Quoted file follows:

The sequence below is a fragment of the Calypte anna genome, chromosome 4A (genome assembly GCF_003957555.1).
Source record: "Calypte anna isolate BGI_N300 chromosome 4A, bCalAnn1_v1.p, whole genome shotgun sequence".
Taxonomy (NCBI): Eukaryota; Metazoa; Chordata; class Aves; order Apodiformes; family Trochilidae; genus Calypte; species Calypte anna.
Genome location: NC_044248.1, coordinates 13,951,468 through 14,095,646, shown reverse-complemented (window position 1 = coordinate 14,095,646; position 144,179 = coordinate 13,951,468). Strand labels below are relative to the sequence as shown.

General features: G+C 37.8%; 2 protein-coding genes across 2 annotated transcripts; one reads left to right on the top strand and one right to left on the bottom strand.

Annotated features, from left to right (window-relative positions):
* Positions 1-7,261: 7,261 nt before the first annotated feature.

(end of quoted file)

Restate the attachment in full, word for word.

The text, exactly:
The sequence below is a fragment of the Calypte anna genome, chromosome 4A (genome assembly GCF_003957555.1).
Source record: "Calypte anna isolate BGI_N300 chromosome 4A, bCalAnn1_v1.p, whole genome shotgun sequence".
Taxonomy (NCBI): Eukaryota; Metazoa; Chordata; class Aves; order Apodiformes; family Trochilidae; genus Calypte; species Calypte anna.
Genome location: NC_044248.1, coordinates 13,951,468 through 14,095,646, shown reverse-complemented (window position 1 = coordinate 14,095,646; position 144,179 = coordinate 13,951,468). Strand labels below are relative to the sequence as shown.

General features: G+C 37.8%; 2 protein-coding genes across 2 annotated transcripts; one reads left to right on the top strand and one right to left on the bottom strand.

Annotated features, from left to right (window-relative positions):
* Positions 1-7,261: 7,261 nt before the first annotated feature.